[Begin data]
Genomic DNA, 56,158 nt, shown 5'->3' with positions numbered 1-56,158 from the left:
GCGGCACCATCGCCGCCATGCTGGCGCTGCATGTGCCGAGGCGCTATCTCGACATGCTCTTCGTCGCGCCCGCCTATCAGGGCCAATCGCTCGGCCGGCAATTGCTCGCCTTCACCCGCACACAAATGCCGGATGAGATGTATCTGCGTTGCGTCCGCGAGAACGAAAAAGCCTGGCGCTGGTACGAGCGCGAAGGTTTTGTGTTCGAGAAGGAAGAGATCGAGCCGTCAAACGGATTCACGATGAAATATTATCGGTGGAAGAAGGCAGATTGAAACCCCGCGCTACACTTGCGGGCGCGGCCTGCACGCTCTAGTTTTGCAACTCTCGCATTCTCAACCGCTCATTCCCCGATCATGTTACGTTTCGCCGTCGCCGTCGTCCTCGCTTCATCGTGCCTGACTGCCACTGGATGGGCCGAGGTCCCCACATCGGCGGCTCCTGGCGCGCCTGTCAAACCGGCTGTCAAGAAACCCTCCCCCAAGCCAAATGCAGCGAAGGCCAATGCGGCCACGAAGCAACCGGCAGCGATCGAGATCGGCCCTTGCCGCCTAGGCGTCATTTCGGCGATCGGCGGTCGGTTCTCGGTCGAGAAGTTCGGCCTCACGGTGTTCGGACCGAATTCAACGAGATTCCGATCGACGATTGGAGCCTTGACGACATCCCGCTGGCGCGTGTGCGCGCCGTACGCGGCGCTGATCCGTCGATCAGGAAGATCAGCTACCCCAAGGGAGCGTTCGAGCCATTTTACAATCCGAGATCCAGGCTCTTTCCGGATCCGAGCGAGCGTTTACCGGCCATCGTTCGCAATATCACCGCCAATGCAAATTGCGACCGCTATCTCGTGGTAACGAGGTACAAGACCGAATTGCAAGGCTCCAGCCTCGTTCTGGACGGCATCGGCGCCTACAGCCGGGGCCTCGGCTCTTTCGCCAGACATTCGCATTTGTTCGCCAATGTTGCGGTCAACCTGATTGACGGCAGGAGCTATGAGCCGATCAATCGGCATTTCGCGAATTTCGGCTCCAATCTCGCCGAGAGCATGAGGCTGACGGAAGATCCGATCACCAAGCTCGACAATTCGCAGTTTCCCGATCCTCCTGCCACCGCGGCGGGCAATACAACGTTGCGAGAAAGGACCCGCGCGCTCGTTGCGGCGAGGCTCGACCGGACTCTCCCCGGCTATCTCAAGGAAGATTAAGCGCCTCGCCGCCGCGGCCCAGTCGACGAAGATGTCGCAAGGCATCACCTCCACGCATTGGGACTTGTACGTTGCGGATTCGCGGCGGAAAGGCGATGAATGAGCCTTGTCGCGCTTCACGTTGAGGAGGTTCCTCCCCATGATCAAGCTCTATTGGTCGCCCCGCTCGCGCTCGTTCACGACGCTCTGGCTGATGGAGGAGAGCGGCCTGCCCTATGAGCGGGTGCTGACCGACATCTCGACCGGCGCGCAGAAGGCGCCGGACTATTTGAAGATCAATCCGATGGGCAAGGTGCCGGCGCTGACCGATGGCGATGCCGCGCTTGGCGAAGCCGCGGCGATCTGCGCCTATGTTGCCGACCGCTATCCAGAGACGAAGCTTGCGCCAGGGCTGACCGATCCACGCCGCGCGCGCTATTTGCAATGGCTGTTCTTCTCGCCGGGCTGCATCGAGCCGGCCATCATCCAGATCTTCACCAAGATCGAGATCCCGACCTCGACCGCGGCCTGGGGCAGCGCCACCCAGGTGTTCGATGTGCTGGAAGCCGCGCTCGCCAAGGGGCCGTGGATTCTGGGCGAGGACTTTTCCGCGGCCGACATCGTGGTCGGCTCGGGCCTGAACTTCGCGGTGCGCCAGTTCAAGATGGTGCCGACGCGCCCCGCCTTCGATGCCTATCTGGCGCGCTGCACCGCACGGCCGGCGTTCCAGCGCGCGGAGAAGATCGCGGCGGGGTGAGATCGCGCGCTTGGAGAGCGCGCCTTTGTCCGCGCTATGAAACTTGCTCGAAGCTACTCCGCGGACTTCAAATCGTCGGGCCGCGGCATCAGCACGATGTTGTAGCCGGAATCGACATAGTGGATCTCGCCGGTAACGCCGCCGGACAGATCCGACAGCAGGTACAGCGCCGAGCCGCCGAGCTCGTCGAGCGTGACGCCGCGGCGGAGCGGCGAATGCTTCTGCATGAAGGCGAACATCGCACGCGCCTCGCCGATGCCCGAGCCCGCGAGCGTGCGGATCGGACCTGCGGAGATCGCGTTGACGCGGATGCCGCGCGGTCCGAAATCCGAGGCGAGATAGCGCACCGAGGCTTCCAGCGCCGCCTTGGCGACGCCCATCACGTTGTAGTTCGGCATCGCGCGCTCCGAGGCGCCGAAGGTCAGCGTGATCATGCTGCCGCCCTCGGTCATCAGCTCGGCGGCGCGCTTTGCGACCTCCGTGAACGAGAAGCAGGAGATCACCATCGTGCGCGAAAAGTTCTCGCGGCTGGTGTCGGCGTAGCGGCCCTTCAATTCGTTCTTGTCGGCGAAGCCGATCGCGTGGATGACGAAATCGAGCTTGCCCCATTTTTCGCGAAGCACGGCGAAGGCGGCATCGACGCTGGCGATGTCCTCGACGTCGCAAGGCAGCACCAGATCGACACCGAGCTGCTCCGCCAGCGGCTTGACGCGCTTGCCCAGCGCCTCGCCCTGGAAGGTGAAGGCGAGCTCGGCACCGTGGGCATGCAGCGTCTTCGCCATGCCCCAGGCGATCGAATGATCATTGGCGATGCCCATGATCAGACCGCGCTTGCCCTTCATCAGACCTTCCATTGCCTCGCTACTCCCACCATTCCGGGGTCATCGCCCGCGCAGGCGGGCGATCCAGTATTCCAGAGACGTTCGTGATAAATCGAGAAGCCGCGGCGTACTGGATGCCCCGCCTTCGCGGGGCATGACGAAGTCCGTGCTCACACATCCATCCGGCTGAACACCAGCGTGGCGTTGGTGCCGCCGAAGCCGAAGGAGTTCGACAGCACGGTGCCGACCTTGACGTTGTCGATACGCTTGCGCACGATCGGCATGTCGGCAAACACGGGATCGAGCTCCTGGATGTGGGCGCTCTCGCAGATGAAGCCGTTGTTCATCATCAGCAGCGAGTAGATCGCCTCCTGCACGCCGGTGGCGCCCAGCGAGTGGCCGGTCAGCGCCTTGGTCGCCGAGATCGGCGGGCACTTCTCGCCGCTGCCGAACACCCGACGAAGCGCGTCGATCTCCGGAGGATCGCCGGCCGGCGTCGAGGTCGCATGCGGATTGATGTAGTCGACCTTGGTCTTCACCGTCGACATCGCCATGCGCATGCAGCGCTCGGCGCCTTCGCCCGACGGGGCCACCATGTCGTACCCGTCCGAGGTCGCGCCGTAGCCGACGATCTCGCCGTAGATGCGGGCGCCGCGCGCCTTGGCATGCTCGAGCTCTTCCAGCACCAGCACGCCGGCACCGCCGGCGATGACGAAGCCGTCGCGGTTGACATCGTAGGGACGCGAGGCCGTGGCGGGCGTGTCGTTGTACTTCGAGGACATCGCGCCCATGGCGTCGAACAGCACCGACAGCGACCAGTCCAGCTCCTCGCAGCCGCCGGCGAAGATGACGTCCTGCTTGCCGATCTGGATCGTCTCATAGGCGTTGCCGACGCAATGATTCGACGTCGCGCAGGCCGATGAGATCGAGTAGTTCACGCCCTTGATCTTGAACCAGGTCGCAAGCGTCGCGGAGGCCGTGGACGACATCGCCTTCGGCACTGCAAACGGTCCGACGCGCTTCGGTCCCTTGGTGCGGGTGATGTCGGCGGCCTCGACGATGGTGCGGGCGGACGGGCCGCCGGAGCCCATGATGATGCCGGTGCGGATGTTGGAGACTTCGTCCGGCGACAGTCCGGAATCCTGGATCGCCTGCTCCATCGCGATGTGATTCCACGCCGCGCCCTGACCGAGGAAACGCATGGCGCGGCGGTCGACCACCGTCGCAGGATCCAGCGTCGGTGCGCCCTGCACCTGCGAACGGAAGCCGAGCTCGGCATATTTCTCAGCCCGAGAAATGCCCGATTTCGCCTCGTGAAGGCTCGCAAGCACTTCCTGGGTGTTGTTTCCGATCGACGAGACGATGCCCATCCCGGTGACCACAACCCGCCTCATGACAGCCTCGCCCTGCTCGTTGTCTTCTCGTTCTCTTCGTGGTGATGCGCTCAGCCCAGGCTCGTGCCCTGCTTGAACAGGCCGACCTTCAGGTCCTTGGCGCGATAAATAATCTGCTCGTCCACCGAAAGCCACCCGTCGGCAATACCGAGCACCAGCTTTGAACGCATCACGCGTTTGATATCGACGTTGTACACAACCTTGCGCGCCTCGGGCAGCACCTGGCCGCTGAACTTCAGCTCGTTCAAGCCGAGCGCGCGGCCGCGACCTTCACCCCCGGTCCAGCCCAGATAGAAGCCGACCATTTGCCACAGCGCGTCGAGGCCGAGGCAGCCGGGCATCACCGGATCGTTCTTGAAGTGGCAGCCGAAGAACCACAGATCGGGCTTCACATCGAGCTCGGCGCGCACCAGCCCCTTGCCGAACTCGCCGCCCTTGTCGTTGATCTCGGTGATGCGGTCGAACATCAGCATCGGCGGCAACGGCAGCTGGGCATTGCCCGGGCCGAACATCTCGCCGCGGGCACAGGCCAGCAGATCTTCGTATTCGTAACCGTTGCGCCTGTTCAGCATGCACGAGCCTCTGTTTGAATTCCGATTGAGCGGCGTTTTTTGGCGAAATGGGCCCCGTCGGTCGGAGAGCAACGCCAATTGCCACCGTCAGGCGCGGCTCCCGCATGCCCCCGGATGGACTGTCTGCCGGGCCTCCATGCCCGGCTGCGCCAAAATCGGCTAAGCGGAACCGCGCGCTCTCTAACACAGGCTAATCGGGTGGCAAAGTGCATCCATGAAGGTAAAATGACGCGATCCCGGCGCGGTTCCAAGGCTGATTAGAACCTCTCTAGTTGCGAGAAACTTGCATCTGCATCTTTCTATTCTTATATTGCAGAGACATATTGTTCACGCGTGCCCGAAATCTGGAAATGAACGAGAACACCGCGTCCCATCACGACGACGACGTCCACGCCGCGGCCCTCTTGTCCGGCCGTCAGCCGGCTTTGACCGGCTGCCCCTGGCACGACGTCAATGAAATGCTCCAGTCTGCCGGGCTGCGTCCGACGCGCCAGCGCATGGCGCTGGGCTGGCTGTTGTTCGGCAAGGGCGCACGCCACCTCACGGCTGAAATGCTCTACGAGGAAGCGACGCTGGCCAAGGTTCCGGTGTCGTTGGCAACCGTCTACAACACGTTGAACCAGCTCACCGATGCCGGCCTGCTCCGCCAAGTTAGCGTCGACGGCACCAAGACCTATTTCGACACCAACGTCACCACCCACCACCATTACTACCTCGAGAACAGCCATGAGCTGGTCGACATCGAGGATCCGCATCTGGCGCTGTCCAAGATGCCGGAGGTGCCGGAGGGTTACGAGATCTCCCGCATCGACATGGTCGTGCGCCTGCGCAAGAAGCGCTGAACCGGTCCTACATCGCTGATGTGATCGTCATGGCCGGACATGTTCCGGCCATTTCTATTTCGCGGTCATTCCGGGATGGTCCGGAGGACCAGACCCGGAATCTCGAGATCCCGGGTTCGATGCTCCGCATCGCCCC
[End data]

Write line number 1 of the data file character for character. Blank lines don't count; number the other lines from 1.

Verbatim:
Genomic DNA, 56,158 nt, shown 5'->3' with positions numbered 1-56,158 from the left: